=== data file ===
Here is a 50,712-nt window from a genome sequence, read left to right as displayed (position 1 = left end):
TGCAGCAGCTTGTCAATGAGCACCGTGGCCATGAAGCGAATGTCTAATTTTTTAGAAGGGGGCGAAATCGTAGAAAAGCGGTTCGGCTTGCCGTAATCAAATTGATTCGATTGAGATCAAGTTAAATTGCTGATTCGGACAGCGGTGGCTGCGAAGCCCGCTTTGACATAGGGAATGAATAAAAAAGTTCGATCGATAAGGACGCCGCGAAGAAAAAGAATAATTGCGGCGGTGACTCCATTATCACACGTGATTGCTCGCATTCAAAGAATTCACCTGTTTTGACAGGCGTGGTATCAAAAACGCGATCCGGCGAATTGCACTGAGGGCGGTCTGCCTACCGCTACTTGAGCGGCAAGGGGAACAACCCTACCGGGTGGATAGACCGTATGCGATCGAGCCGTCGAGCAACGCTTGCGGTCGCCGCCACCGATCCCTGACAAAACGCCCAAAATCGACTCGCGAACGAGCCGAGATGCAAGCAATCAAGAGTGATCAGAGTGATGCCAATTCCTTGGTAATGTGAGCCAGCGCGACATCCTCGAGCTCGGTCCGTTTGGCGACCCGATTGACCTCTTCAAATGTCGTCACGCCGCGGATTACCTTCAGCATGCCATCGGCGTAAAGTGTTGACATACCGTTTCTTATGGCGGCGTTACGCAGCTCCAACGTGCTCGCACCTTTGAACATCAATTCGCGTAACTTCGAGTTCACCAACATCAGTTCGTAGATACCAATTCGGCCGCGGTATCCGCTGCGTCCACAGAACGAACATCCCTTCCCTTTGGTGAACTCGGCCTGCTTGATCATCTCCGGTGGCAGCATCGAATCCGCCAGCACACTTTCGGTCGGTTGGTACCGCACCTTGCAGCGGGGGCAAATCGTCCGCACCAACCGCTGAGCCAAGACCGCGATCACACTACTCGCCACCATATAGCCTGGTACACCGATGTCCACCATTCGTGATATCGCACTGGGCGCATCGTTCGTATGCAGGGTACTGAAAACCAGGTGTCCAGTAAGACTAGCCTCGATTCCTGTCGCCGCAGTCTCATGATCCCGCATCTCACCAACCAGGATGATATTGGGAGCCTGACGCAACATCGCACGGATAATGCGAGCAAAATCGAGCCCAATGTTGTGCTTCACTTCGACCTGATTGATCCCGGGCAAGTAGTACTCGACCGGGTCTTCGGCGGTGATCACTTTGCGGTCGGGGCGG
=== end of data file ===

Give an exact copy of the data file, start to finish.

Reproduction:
Here is a 50,712-nt window from a genome sequence, read left to right as displayed (position 1 = left end):
TGCAGCAGCTTGTCAATGAGCACCGTGGCCATGAAGCGAATGTCTAATTTTTTAGAAGGGGGCGAAATCGTAGAAAAGCGGTTCGGCTTGCCGTAATCAAATTGATTCGATTGAGATCAAGTTAAATTGCTGATTCGGACAGCGGTGGCTGCGAAGCCCGCTTTGACATAGGGAATGAATAAAAAAGTTCGATCGATAAGGACGCCGCGAAGAAAAAGAATAATTGCGGCGGTGACTCCATTATCACACGTGATTGCTCGCATTCAAAGAATTCACCTGTTTTGACAGGCGTGGTATCAAAAACGCGATCCGGCGAATTGCACTGAGGGCGGTCTGCCTACCGCTACTTGAGCGGCAAGGGGAACAACCCTACCGGGTGGATAGACCGTATGCGATCGAGCCGTCGAGCAACGCTTGCGGTCGCCGCCACCGATCCCTGACAAAACGCCCAAAATCGACTCGCGAACGAGCCGAGATGCAAGCAATCAAGAGTGATCAGAGTGATGCCAATTCCTTGGTAATGTGAGCCAGCGCGACATCCTCGAGCTCGGTCCGTTTGGCGACCCGATTGACCTCTTCAAATGTCGTCACGCCGCGGATTACCTTCAGCATGCCATCGGCGTAAAGTGTTGACATACCGTTTCTTATGGCGGCGTTACGCAGCTCCAACGTGCTCGCACCTTTGAACATCAATTCGCGTAACTTCGAGTTCACCAACATCAGTTCGTAGATACCAATTCGGCCGCGGTATCCGCTGCGTCCACAGAACGAACATCCCTTCCCTTTGGTGAACTCGGCCTGCTTGATCATCTCCGGTGGCAGCATCGAATCCGCCAGCACACTTTCGGTCGGTTGGTACCGCACCTTGCAGCGGGGGCAAATCGTCCGCACCAACCGCTGAGCCAAGACCGCGATCACACTACTCGCCACCATATAGCCTGGTACACCGATGTCCACCATTCGTGATATCGCACTGGGCGCATCGTTCGTATGCAGGGTACTGAAAACCAGGTGTCCAGTAAGACTAGCCTCGATTCCTGTCGCCGCAGTCTCATGATCCCGCATCTCACCAACCAGGATGATATTGGGAGCCTGACGCAACATCGCACGGATAATGCGAGCAAAATCGAGCCCAATGTTGTGCTTCACTTCGACCTGATTGATCCCGGGCAAGTAGTACTCGACCGGGTCTTCGGCGGTGATCACTTTGCGGTCGGGGCGG